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2008-05-21

 

Cybersmith: No-friction Bits and Pieces

I'm a little distracted by James Waletzky's Tuesday, May 20 installment of Progressive Development:  Motley says: "Spend less time in OneNote and more time in Visual Studio"

In this installment, Maven makes a paen to the ways that Microsoft Office OneNote is valuable in routine capture of notes and material related to a project.  Maven also extolls use of shared OneNote files for collaborative creation and maintenance of all of those artifacts other than code that must be developed and maintained in the course of a software development.  The idea is to reduce the friction in creation and sharing of such materials among the members of a development team.

I'm a big believer in the Extreme Programming "Travel Light" maxim (and my current career situation fits that perfectly).  Although I have friends who swear by OneNote, and I do make use of it on my Tablet PC, I haven't caught the fever.

I'm concerned that the step-function for using OneNote (and the debt that accompanies yet-another siloed, proprietary document format) involves a large tax in terms of the level of Microsoft Office System commitment that must be made to support collaboration among members of a development team.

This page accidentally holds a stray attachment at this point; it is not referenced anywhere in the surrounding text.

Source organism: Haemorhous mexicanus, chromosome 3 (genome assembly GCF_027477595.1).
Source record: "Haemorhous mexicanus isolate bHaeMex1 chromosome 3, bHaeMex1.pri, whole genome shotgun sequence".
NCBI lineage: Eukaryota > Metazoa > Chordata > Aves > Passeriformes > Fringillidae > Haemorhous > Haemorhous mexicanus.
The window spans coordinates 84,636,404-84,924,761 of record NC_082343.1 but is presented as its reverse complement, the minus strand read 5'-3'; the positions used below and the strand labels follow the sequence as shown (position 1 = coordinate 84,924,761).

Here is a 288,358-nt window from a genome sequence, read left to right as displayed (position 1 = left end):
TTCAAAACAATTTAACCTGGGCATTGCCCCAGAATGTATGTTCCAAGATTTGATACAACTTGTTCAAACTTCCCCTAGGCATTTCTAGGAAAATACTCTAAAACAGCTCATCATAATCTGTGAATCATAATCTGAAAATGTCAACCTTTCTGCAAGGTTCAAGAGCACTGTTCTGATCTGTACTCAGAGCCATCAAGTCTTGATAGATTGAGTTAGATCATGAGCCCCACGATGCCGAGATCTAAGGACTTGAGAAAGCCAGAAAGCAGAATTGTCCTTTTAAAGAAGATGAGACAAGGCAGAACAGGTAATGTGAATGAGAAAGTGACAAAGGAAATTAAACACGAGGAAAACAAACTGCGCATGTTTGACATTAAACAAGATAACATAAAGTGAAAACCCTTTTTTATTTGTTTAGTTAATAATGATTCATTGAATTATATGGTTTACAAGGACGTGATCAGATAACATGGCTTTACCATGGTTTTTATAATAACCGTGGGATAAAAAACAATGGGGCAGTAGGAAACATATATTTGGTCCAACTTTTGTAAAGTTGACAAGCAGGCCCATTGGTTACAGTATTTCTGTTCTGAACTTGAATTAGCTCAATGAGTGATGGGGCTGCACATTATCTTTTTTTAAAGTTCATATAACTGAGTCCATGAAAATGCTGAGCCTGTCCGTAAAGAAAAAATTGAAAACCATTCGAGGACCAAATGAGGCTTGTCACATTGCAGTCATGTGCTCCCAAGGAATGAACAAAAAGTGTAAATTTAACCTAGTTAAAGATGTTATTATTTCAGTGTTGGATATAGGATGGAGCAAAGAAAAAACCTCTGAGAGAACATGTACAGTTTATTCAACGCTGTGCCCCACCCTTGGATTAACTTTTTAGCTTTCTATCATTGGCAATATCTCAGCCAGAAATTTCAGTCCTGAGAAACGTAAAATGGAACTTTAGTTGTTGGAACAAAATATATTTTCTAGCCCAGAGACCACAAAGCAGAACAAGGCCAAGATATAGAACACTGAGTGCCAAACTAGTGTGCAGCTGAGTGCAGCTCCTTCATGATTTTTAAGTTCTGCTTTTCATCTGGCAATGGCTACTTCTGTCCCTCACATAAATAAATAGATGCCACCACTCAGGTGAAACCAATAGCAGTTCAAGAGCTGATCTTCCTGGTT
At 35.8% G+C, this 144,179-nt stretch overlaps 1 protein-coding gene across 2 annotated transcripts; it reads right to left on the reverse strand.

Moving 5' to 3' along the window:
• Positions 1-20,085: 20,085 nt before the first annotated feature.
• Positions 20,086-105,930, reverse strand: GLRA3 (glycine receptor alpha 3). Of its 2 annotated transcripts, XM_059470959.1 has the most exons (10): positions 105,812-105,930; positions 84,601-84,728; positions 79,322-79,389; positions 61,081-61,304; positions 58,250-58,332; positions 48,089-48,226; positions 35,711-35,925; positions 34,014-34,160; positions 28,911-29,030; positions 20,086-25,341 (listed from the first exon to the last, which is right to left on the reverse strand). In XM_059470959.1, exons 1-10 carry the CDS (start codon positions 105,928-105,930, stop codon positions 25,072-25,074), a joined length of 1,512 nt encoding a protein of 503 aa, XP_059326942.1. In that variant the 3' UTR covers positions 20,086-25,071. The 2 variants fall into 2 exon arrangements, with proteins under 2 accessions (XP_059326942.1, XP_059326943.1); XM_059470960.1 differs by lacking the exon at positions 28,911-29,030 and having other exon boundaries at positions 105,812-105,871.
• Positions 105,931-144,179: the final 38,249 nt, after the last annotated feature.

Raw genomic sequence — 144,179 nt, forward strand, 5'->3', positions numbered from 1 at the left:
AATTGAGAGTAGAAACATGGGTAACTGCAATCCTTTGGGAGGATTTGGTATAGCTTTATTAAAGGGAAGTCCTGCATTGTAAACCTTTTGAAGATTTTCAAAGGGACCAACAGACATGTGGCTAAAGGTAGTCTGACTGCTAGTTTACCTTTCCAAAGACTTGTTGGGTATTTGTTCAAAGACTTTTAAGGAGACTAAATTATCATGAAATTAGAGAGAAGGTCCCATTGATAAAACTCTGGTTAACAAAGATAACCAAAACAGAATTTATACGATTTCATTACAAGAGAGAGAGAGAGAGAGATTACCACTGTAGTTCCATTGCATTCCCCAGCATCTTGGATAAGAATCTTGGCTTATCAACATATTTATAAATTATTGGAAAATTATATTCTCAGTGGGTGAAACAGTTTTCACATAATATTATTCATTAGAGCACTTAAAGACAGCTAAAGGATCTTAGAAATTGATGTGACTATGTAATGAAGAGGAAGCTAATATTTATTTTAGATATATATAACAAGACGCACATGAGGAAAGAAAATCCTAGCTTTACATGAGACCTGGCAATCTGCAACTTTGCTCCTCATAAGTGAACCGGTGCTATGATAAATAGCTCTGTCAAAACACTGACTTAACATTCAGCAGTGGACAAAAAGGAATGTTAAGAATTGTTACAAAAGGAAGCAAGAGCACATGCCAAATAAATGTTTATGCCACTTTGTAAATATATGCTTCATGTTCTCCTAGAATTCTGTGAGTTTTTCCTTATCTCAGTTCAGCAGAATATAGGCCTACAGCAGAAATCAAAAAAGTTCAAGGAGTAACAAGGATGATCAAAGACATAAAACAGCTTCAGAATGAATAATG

When the Office System (and Sharepoint) pill is too large (or the project is distributed in a way where it is simply impractical or unaffordable), other, lighter-weight approaches must serve.  Project wikis come immediately to mind, as well as the use of distributed versioning for documents (to help in resolving conflicting updates and provide off-line as well as on-line working).  Some people even use their bug-tracking system this way, although I don't find that satisfying myself. 

What tools work for your (distributed) project-team collaborative-document and speedy note-taking and informal status needs?  Do you use them for in-house projects, distributed projects, or both?  How about collaborations in an open-source project?  How do you navigate the need for sharing and collaborative documents and the desire for easy, rapid note-taking, project narration, feature discussions, easy time tracking, etc.

 
EverNote might be a lighter-weight solution: http://wapreview.com/blog/?p=558

I'm not keen about using a cloud service, but if I could get to my own Windows Home Server from anywhere, that would be cool.

The collaborative use is unclear.

What have you found?
 

 
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